The rationale in Young could be used to defeat any § 502(a)(2) claim that relates to investment losses or lost profits that would have occurred post-distribution (e.g., claims relating to delays in distributing plan assets that affect what the value of the assets would have been outside of the plan). For example, in Kline v. Fidelity Investments Institutional Operations Co., a former 401(k) plan participant sued Fidelity in its capacity as recordkeeper and custodian of plan assets for delaying the distribution of employer stock certificates from the plan (the distribution took approximately 18 months to process due to a variety of errors made by Fidelity). 2008 WL 360637 (E.D. Mich. 2008). The court held that because the participant had requested and received a distribution of her entire plan benefit, any recovery by the participant would be paid to her directly rather than to the plan. The court therefore denied standing under § 502(a)(2) notwithstanding the court’s earlier determination that the Fourth Circuit decision in LaRue was incorrect and that § 502(a)(2) permits individual claims for plan losses.
B. Fiduciary Status.
After LaRue, the key battleground in § 502(a)(2) claims for individual relief is likely to shift to whether the alleged misconduct was committed by a fiduciary acting in a fiduciary capacity.
1. DOL Interpretive Bulletin 75-8 (29 CFR § 2509.75-8). In an interpretive bullet issued in 1975 and last revised in 1976, the Department of Labor (“DOL”) provided guidance in a Q&A format regarding the fiduciary status of certain plan representatives and service providers.
a. In Q&A D-2, the DOL concludes that persons who have no power to make any decisions as to plan policy, interpretations, practices or procedures, but who perform the following administrative functions for an employee benefit plan, within a framework of policies, interpretations, rules, practices and procedures made by other persons, are not fiduciaries with respect to the plan:
i. Application of rules determining eligibility for participation or benefits;
ii. Calculation of services and compensation credits for benefits;
iii. Preparation of employee communications material;
iv. Maintenance of participants' service and employment records;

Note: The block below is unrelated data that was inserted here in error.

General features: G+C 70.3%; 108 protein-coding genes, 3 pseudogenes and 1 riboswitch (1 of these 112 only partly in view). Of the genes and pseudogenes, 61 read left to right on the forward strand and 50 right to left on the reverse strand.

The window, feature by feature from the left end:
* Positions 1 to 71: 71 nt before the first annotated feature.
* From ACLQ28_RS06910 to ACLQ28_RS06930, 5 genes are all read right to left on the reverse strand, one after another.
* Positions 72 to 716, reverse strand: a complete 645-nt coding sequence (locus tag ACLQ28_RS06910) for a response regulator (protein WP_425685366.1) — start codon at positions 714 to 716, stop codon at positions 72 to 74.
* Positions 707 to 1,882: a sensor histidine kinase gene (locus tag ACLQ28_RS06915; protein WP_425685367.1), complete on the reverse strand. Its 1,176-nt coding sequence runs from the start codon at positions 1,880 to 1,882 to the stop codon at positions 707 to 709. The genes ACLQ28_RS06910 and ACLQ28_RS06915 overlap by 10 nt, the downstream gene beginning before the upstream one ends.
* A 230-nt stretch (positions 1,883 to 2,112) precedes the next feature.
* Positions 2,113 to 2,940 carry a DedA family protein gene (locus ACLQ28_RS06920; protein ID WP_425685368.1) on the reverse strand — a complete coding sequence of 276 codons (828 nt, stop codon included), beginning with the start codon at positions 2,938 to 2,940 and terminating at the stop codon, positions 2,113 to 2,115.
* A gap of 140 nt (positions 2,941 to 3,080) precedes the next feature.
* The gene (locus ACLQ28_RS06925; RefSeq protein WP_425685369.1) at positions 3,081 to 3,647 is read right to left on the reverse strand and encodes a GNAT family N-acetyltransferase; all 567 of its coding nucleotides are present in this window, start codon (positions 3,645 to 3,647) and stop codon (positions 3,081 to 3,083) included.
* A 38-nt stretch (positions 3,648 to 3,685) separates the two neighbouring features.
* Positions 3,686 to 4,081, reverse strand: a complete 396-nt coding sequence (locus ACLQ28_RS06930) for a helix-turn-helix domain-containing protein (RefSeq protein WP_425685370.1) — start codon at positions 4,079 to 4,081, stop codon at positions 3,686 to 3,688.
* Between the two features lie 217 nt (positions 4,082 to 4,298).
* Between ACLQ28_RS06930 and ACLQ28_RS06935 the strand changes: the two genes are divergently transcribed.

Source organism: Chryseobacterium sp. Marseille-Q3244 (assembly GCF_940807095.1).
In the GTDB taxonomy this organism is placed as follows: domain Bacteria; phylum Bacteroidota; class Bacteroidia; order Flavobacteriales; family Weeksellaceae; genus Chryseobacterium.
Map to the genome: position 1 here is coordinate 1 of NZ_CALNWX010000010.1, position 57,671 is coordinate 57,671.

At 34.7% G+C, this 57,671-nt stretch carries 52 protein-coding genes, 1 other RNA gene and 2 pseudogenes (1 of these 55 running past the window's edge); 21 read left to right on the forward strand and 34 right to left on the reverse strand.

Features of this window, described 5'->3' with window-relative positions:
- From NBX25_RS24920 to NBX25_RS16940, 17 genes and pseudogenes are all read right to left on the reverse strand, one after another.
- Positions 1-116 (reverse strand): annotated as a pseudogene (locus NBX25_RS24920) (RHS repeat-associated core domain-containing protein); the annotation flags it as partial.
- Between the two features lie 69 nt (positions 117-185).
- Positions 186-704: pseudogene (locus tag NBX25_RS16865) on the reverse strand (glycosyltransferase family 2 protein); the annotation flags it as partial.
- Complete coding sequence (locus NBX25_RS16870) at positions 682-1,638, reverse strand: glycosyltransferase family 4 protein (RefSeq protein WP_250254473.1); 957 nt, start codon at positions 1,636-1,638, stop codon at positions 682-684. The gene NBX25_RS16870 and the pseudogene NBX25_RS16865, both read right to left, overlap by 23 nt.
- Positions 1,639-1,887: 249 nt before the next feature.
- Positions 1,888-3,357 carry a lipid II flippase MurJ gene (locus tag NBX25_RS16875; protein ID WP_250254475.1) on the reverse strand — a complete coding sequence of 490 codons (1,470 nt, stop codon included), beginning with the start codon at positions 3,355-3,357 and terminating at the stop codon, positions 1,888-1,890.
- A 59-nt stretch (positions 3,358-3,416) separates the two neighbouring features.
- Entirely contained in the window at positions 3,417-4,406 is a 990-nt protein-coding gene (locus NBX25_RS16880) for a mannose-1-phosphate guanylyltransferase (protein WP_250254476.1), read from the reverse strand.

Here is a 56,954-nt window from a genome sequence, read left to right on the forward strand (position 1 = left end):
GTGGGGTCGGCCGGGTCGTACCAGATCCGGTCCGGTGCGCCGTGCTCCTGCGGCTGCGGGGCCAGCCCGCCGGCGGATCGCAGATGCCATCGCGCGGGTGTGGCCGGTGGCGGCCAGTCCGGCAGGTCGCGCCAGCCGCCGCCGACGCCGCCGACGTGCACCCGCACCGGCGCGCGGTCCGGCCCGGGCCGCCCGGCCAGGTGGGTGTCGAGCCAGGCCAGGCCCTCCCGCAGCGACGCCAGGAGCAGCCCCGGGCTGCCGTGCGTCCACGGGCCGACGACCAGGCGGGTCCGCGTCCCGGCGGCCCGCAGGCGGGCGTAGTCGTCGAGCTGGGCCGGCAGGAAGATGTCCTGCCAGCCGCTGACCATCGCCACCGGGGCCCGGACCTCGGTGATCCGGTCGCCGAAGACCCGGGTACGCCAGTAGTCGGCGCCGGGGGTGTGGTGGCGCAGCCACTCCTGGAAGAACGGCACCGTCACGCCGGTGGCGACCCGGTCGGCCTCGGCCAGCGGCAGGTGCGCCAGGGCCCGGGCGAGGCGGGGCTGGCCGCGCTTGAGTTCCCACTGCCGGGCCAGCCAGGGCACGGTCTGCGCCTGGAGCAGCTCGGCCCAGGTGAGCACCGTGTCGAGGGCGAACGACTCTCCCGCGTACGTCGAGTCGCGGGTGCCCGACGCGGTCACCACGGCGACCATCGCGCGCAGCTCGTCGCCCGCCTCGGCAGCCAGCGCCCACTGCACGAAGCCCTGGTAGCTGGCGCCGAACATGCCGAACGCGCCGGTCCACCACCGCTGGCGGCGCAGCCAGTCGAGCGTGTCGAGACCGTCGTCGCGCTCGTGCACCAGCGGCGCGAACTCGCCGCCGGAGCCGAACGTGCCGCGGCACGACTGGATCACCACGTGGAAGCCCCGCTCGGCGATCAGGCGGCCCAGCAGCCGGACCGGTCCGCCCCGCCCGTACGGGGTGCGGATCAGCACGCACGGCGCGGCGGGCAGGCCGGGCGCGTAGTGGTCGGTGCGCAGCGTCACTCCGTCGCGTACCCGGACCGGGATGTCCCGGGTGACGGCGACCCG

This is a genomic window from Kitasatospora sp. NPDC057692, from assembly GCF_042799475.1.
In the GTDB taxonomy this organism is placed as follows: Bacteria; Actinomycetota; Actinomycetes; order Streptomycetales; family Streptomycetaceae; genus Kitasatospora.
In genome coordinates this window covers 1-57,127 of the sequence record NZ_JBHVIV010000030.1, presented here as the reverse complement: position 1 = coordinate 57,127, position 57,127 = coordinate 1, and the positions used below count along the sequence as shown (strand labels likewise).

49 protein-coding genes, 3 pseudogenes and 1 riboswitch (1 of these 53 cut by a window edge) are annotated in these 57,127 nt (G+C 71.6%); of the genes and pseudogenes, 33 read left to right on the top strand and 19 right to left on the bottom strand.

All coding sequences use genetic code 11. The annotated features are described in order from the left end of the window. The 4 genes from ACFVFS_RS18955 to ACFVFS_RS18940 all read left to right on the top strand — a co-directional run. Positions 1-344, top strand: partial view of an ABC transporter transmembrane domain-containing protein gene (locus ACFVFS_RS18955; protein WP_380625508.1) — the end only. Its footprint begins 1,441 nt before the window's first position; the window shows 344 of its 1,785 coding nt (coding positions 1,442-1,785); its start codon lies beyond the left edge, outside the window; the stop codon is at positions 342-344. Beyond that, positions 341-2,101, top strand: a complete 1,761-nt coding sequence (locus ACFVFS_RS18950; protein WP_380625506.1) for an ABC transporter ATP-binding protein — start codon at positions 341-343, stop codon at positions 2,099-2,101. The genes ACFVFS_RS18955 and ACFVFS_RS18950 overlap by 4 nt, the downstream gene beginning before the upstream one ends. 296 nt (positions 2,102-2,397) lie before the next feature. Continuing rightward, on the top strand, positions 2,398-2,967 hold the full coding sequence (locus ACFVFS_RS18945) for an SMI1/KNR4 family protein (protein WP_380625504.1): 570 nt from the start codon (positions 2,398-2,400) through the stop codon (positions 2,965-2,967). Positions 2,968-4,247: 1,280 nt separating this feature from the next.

v. Preparation of reports required by government agencies;
vi. Calculation of benefits;
vii. Orientation of new participants and advising participants of their rights and options under the plan;
viii. Collection of contributions and application of contributions as provided in the plan;
ix. Preparation of reports concerning participants' benefits;
x. Processing of claims; and
xi. Making recommendations to others for decisions with respect to plan administration.
The DOL reasons that a person who performs such “purely ministerial” functions is not a fiduciary because the person does not have discretionary authority or control respecting management of the plan, does not exercise any authority or control respecting management or disposition of the assets of the plan, and does not render investment advice with respect to any money or other property of the plan and has no authority or responsibility to do so.
Arguably the processing of investment elections from participants falls within the “purely ministerial” list of administrative functions under the Interpretive Bulletin. If that is correct, then a simple mistake in the performance of such function should not give rise to a fiduciary breach claim under § 502(a)(2). That is, LaRue might lose on the merits as to whether his plan recordkeeper was acting in a fiduciary capacity, even though he has standing to bring his claim under § 502(a)(2).
b. In Q&A FR-11, the DOL explains that a plan fiduciary may rely on information, data, statistics, or analyses furnished by persons performing ministerial functions for the plan, provided that the fiduciary has exercised prudence in the selection and retention of such persons. The DOL also notes that a plan fiduciary will be deemed to have acted prudently in such selection and retention if, in the exercise of ordinary care in such situation, he has no reason to doubt the competence, integrity or responsibility of such persons.
c. In Q&A FR-14, the DOL states that if a plan provides for the delegation of fiduciary responsibilities, named fiduciaries of the plan will not be liable for acts and omissions of a person who is not a named fiduciary in carrying out the fiduciary responsibilities which such person has been designated to carry out, except as provided in section 405(a) of the Act, relating to the general rules of co-fiduciary liability, and section 405(c)(2)(A) of the Act, relating in relevant part to the designation of persons to carry out fiduciary responsibilities.